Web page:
a1 Civil and Coastal Engineering, University of Florida, Gainesville, FL 32611, USA
a2 Civil and Environmental Engineering, Center for Applied Coastal Research, University of Delaware, Newark, DE 19716, USA
a3 Mechanical and Aerospace Engineering, University of Florida, Gainesville, FL 32611, USA
Studying particle-laden oscillatory channel flow constitutes an important step towards understanding practical application. This study aims to take a step forward in our understanding of the role of turbulence on fine-particle transport in an oscillatory channel and the back effect of fine particles on turbulence modulation using an Eulerian–Eulerian framework. In particular, simulations presented in this study are selected to investigate wave-induced fine sediment transport processes in a typical coastal setting. Our modelling framework is based on a simplified two-way coupled formulation that is accurate for particles of small Stokes number (St). As a first step, the instantaneous particle velocity is calculated as the superposition of the local fluid velocity and the particle settling velocity while the higher-order particle inertia effect neglected. Correspondingly, only the modulation of carrier flow is due to particle-induced density stratification quantified by the bulk Richardson number, Ri. In this paper, we fixed the Reynolds number to be ReΔ = 1000 and varied the bulk Richardson number over a range (Ri = 0, 1 × 10−4, 3 × 10−4 and 6 × 10−4). The simulation results reveal critical processes due to different degrees of the particle–turbulence interaction. Essentially, four different regimes of particle transport for the given ReΔ are observed: (i) the regime where virtually no turbulence modulation in the case of very dilute condition, i.e. Ri ~ 0; (ii) slightly modified regime where slight turbulence attenuation is observed near the top of the oscillatory boundary layer. However, in this regime a significant change can be observed in the concentration profile with the formation of a lutocline; (iii) regime where flow laminarization occurs during the peak flow, followed by shear instability during the flow reversal. A significant reduction in the oscillatory boundary layer thickness is also observed; (iv) complete laminarization due to strong particle-induced stable density stratification.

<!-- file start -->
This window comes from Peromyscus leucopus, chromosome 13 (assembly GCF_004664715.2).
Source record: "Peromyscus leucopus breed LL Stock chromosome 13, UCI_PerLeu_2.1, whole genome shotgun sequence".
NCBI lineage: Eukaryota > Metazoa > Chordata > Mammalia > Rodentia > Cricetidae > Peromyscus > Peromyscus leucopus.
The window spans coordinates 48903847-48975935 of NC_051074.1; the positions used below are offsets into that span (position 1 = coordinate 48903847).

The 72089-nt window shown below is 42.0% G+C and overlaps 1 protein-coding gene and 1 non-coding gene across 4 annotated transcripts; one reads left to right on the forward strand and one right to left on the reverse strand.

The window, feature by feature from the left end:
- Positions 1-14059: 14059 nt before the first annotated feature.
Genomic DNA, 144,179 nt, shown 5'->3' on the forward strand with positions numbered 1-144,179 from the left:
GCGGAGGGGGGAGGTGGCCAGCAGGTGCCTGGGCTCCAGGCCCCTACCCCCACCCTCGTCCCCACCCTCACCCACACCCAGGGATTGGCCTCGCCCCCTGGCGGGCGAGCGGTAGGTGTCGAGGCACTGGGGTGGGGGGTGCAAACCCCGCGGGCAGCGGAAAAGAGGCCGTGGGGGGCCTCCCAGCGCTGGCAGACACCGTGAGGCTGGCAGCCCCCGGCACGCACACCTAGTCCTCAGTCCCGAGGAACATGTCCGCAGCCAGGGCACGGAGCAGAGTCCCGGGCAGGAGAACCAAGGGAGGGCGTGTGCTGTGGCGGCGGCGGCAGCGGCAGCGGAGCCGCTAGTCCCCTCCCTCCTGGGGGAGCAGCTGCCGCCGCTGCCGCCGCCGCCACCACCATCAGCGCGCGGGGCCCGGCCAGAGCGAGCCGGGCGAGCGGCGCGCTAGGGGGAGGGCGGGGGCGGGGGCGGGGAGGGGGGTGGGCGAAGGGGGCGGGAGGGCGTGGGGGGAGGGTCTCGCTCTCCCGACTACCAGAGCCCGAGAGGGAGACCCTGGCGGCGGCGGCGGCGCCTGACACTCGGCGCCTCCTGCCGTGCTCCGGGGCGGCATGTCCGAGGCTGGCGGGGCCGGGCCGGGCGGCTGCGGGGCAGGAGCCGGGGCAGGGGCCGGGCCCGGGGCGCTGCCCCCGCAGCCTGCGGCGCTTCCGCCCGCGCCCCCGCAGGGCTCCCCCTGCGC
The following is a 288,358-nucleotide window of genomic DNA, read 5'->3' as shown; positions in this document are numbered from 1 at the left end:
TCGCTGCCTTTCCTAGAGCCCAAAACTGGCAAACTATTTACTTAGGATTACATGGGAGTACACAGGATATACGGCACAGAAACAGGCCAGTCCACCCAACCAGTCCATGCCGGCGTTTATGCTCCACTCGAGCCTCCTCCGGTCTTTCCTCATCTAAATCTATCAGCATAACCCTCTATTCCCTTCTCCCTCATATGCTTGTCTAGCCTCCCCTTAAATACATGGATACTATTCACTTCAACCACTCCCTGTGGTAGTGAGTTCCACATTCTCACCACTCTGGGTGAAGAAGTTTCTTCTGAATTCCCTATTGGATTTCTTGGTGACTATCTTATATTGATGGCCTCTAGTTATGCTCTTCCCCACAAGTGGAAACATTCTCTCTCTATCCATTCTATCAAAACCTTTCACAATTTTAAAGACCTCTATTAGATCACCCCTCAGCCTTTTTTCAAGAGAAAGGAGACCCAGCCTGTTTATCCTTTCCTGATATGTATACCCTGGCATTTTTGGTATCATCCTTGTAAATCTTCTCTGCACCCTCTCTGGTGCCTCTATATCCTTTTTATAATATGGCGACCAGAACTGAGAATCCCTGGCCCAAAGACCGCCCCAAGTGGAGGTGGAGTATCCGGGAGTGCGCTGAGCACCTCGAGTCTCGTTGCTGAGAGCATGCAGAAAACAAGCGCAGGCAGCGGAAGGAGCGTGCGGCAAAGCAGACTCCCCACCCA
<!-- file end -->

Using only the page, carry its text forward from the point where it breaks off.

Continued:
(Received January 21 2010)
(Revised July 09 2010)
(Accepted July 11 2010)